Camp Kaniksu 2018

I’ve come to believe that given enough time and an encouraging adult, any child will come to love nature.  There are some like my nieces, Nala and Nishta, who need no convincing and are up for any adventure outside.  Others who have grown up with less outdoor time and more screen time take more encouraging and introduction to the wonders of nature.

Camp Kaniksu entered its second year with plenty of interest and a lot of new faces.  The year before we had about a dozen kids in our 9-12 yr old camp and this year we filled it with 24.  For three weeks we met kids daily at the University of Idaho property on Boyer and gave them the opportunity to take off their shoes and be wild in nature.  We caught bugs, frogs, and snakes, climbed trees, made a 30 ft grass rope and played tug-of-war, built forts, ate wild berries, wove cattails, studied animal tracks, listened to bird language, and became wild animals for a feast in the forest.
I hear a lot of worry about this generation and their addiction to technology and subsequent disconnect from nature.  These three weeks of camp have shown me once again that given the opportunity kids are happy to leave the screens behind and go outside to experience the real thing.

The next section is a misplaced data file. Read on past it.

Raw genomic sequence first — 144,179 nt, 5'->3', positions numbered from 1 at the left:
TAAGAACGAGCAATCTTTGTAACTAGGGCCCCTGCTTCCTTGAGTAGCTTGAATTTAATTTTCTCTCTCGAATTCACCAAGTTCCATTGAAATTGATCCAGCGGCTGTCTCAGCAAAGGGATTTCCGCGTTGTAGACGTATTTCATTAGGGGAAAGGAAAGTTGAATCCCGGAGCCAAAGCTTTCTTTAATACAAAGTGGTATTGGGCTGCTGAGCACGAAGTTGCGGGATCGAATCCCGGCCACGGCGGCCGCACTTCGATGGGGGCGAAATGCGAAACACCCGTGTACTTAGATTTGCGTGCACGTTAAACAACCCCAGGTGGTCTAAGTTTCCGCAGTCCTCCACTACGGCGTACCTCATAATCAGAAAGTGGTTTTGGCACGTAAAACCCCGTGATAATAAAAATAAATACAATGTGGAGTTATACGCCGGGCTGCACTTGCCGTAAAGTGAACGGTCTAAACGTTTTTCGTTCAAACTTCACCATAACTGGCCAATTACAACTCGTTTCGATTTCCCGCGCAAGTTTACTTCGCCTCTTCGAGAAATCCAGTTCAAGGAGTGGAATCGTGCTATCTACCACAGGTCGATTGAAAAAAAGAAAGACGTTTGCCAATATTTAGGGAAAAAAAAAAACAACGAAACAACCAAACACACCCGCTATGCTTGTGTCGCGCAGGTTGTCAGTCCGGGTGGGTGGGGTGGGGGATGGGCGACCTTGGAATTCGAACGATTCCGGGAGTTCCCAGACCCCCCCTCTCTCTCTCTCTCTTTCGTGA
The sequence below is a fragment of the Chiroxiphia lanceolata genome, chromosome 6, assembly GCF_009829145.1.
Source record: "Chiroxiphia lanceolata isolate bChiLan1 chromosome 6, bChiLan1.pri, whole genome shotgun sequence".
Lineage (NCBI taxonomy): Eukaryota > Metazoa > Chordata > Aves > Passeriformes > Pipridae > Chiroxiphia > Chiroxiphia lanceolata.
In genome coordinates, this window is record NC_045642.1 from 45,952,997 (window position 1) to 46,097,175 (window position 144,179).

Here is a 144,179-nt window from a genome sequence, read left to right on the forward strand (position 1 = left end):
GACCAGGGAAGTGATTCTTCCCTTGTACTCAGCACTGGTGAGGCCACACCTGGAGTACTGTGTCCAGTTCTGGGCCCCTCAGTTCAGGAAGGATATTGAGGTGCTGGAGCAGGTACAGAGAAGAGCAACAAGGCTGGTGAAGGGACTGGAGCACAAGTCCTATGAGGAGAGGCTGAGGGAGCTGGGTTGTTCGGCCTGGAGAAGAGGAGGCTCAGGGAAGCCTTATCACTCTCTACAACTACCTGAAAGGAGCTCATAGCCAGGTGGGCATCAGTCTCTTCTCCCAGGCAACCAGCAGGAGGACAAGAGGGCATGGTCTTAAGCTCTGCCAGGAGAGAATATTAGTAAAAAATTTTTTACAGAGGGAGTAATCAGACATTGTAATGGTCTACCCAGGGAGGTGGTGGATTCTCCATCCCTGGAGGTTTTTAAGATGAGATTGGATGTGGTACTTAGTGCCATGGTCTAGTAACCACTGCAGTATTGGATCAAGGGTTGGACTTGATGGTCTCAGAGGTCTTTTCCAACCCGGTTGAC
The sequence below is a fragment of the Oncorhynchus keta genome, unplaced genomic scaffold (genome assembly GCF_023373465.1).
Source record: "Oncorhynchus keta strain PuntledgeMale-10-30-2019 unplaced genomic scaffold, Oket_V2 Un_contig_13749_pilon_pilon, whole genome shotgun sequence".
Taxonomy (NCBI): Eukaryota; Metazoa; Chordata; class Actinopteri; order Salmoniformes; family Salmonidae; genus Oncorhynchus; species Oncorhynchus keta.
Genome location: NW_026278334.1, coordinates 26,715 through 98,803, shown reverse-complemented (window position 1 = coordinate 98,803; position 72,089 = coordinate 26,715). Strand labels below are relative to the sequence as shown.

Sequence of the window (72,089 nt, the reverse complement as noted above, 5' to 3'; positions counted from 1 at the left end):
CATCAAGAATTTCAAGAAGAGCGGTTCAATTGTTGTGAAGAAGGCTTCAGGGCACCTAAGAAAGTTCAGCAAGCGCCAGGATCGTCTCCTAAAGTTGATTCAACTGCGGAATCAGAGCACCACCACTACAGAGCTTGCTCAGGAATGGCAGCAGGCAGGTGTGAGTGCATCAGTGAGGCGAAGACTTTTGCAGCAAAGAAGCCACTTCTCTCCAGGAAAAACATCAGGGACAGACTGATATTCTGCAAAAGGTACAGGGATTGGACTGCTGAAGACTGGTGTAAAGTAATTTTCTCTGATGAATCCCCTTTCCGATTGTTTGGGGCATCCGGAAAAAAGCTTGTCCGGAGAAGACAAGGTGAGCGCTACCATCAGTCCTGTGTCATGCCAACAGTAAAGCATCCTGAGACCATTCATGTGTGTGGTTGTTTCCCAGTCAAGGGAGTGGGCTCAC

And they fall in love.

Again and again I heard kids say how much fun they were having and how they did not want it to end.  One little girl named Sadie said, ” I think this has been the best week of my life”.  Then she paused and said, ” And I’m not just saying that to make you feel good”.  I laughed freely and was once again grateful for the opportunity that I get to connect kids to the earth.

 In some ways I feel that it is time to rewrite the story.  Perhaps it is not the kid’s fault that they are not getting enough time in the dirt, but their role models – the adults who are constantly on their screens. How can we tell kids to go outside and play when we are not willing to go with them. My hope is that families will start making the decision together to venture outside more often.  Whether for a overnight paddle down Johnson creek to the spit or just fifteen minutes after dinner to watch and listen to the birds. What we do at Kaniksu, I hope, is offer inspiration but the real connection to nature will always take place in families.